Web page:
In the 1980 film rising damp, based on the hit TV sitcom, Rigsby’s character, played brilliantly by Leonard Rossiter, drives a battered red MGB with a basic gray front wing. That car sums up everything we know about Rigsby; unattractive, unreliable and the hood falls when he tries to impress Ruth Jones (Frances de la Tour).

At the time of Rigsby’s unraveling in his MGB, the monocoque sports car was at the end of its life after 18 years of production with more than half a million produced. You don’t get 18 years like that on any old crap and the MGB wasn’t, so maybe it was the sheer ubiquity of the thing that caused some people to ignore it so much, or was it something else?

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I felt very scornful when I asked to run errands in a hack MGB in the early 1980s when I was walking through college at a classic car restoration business. It was a peat standard unusual model in navy blue, with chrome bumpers, wire wheels and a rather shabby bonnet – a bit like a Rigsby.

Yet there was a revelation here compared to my Triumph TR4, my Ford Cortina GT, my Mini Cooper or indeed most of the old cars I had driven up to that point. It handled at first, the wheels stayed (mostly) on the ground over a bumpy corner, the doors still opened if you parked it on the curb and it was good to drive in a way few of its contemporaries managed. It started, it stopped, the hood still worked, and it was much easier to roll in a rain storm than my TR, and there was room for me, my girlfriend and my dog. At the time, I sniffed at the engine’s displacement of just 1.8 liters, but I have since learned that there Yippee substitute for dice. There was pure joy on the roads of Norfolk with its hollow roar from its B-series four-cylinder engine, clicky gearbox with flicking Laycock de Normanville overdrive and flashing Smith instruments. It wasn’t fast, but it was nimble and fun, and I loved the car so much that I serviced it and even ordered a replacement hood.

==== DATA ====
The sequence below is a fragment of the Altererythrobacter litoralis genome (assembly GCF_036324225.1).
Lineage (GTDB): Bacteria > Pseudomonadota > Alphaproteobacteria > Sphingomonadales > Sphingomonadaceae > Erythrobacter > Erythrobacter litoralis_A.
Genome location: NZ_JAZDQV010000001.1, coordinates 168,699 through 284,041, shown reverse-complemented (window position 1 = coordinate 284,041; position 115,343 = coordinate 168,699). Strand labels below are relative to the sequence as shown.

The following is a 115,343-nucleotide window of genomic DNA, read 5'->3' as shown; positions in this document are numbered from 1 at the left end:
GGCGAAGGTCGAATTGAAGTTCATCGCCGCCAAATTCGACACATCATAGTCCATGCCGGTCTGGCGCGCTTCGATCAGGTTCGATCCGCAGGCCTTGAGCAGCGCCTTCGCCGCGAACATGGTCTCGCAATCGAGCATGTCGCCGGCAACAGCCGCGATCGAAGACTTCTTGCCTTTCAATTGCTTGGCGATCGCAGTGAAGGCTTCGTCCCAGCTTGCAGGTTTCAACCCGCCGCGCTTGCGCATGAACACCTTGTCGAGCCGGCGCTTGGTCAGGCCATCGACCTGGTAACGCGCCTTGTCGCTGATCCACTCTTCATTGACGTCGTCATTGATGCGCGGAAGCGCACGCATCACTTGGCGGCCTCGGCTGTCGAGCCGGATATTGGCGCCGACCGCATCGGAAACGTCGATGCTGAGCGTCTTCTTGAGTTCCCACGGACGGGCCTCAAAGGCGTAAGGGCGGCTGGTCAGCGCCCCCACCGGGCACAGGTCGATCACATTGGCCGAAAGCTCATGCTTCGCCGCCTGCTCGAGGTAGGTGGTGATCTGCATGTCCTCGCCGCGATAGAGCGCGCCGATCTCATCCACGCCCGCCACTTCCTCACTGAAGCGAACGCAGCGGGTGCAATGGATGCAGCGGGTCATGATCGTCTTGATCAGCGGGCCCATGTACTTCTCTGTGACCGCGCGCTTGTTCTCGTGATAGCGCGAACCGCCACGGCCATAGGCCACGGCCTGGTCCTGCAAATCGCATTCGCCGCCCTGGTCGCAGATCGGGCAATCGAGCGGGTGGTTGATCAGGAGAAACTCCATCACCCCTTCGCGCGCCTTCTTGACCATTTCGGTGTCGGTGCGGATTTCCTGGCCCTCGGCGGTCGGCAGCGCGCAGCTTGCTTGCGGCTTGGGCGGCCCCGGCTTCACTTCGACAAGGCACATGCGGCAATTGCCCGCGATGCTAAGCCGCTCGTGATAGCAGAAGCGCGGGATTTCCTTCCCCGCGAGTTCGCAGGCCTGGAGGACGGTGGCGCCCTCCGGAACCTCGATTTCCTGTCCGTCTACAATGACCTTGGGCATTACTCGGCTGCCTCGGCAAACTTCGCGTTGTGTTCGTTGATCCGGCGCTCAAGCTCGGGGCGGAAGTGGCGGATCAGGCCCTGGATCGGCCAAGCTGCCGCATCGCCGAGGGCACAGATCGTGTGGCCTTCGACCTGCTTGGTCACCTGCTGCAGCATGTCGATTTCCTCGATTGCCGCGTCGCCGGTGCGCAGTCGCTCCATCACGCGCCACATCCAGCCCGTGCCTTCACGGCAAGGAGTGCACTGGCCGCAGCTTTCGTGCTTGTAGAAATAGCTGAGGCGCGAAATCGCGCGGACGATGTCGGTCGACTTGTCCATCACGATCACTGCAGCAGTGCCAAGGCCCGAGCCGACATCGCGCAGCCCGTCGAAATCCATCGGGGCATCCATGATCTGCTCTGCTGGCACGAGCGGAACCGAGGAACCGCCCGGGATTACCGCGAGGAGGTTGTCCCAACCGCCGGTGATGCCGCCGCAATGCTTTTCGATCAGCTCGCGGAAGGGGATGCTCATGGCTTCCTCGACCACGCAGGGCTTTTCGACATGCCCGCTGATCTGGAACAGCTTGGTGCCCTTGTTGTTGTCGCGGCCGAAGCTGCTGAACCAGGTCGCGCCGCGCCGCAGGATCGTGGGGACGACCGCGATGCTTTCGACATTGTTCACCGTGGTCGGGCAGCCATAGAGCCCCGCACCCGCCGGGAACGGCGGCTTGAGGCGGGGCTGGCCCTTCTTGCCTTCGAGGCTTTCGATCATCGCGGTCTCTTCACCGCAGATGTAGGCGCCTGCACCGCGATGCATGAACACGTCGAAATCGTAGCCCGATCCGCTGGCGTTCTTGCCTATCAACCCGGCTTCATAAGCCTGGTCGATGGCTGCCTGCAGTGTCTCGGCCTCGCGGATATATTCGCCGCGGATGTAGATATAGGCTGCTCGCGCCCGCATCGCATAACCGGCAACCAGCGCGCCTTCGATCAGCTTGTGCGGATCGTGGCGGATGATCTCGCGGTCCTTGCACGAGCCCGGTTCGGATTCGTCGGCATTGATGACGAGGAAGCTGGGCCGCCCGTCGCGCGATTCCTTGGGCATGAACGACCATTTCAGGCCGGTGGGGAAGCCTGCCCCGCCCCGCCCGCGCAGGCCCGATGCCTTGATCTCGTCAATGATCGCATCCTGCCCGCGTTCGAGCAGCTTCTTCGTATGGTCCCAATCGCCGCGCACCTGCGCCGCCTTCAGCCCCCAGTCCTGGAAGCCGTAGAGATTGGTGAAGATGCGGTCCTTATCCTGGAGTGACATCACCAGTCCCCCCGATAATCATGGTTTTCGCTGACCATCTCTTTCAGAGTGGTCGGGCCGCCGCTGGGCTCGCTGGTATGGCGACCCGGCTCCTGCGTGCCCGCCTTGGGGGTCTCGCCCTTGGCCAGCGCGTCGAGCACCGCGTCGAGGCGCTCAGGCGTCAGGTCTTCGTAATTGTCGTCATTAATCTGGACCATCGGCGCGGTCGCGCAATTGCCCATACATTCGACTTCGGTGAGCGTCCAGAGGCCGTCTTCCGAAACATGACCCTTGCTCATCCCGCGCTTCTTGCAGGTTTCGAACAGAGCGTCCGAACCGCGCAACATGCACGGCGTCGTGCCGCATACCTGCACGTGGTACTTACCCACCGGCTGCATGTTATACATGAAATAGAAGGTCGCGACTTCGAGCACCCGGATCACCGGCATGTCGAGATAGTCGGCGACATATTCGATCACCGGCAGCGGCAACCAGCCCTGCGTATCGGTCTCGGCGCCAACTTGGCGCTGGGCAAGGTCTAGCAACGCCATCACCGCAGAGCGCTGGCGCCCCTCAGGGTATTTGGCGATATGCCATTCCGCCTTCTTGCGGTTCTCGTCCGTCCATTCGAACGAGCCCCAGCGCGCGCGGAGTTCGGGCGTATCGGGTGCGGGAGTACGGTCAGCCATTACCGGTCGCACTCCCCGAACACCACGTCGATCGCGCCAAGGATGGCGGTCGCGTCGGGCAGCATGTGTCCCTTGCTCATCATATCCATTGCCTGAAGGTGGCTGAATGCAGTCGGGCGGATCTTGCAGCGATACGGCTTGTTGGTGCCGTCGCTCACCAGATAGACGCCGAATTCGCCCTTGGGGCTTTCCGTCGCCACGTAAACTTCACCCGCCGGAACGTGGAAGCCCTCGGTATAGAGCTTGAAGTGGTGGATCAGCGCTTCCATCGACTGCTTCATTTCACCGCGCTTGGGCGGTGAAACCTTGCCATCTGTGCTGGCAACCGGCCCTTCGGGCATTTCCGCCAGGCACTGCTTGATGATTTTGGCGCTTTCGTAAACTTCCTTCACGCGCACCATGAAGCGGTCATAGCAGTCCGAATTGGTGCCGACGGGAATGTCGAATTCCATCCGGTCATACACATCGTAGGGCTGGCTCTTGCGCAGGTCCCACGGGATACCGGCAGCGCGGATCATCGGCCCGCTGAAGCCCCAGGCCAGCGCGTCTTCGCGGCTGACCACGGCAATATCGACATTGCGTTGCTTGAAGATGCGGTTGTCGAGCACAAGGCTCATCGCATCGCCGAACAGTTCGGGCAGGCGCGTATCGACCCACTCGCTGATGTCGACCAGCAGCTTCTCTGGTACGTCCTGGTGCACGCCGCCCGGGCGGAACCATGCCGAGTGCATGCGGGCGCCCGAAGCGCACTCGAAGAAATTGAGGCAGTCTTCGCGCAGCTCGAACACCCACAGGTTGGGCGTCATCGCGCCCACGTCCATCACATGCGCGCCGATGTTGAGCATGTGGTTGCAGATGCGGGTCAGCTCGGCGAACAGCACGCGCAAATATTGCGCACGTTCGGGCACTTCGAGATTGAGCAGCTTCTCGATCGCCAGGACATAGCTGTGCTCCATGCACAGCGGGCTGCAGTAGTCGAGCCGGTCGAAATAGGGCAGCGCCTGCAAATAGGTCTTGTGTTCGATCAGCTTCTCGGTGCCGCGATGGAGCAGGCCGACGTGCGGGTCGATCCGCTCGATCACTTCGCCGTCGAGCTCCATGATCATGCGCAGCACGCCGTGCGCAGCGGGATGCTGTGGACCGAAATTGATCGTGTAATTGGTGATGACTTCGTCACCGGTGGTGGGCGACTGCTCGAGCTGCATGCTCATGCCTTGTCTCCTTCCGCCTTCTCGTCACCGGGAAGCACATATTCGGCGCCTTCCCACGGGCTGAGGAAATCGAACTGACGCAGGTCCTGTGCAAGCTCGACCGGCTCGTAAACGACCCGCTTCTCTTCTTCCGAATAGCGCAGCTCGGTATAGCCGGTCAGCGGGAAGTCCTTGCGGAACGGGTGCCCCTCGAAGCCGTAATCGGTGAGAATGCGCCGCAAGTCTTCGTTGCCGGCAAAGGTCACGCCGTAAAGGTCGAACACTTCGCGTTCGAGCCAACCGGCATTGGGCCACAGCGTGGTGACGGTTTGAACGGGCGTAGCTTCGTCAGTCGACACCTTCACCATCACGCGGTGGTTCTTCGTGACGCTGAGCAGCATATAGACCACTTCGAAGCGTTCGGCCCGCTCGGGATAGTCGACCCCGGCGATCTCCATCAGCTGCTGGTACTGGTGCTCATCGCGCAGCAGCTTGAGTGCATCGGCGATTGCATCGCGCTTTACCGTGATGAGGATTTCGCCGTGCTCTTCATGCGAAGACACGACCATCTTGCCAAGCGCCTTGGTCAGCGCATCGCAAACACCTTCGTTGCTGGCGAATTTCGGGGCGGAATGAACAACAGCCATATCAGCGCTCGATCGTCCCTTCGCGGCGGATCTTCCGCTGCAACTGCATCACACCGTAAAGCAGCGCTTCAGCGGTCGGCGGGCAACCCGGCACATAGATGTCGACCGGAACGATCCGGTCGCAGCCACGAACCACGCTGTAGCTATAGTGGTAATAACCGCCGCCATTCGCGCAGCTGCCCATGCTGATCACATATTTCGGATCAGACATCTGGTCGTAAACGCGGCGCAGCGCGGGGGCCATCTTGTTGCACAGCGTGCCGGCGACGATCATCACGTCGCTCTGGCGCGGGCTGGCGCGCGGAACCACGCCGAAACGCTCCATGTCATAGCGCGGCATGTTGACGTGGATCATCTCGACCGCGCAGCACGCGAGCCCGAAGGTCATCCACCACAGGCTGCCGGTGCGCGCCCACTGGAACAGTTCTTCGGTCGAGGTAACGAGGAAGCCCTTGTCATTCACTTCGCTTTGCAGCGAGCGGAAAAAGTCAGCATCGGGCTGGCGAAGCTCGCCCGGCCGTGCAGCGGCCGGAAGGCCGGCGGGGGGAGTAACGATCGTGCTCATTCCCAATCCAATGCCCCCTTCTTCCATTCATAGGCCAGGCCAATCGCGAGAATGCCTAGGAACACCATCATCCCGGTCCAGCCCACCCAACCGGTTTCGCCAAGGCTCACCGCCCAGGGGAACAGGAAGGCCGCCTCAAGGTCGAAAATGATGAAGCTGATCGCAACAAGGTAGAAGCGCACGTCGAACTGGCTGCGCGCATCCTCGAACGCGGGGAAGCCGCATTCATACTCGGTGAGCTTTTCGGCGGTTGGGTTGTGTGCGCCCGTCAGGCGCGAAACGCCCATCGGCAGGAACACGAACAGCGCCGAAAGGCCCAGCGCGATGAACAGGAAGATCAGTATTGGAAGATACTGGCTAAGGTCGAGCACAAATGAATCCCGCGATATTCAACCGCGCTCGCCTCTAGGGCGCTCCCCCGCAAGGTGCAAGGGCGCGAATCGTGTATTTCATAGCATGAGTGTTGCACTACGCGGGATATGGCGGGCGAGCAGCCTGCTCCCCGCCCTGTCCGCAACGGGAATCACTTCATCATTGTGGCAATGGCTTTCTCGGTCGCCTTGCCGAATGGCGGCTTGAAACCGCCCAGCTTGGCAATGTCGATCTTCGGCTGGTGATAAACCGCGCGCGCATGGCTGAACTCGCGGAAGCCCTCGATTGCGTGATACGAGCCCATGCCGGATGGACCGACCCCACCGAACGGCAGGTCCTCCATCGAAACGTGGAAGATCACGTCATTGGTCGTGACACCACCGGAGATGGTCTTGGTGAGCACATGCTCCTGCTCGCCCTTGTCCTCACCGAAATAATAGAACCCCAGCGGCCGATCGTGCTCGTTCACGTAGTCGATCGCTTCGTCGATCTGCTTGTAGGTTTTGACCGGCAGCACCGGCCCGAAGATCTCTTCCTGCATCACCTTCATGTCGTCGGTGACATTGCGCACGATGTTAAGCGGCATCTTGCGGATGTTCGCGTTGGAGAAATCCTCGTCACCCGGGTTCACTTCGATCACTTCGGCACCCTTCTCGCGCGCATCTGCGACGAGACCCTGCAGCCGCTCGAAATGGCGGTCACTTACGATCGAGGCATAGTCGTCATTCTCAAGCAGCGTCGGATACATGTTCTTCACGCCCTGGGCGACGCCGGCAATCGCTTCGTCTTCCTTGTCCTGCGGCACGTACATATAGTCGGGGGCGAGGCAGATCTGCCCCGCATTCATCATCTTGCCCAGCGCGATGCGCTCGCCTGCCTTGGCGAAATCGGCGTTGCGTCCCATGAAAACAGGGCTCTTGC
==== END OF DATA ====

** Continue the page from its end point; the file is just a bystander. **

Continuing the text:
So where did the MGB’s reputation as a brown Windsor soup on wheels come from? Furthermore, is it possible to reconsider this polarizing best-selling sports car after 60 years since its launch? We’ll see.

Certainly no one at MG HQ in Abingdon thought the MGB would be the sales success it proved to be when the company’s chief engineer Sid Enever and general manager John Thornley first started thinking about a replacement for the MGA. The car was simply a beautiful creation based on the TD Le Mans pontoon car for George Philips who wrote Enever. In seven years of production from 1955 to 1962, the MGA sold an unprecedented 101,801 models, yet it was hardly ever produced. Leonard Lord, the chairman of BMC, rejected it when he first saw it, preferring instead to place his sports car chips on the two-week-old contract he had signed with Donald Healey for the Austin Healey series, delaying the launch of the MGA. for two years. It wouldn’t be the last time MG fell victim to politics and played second fiddle to a rival.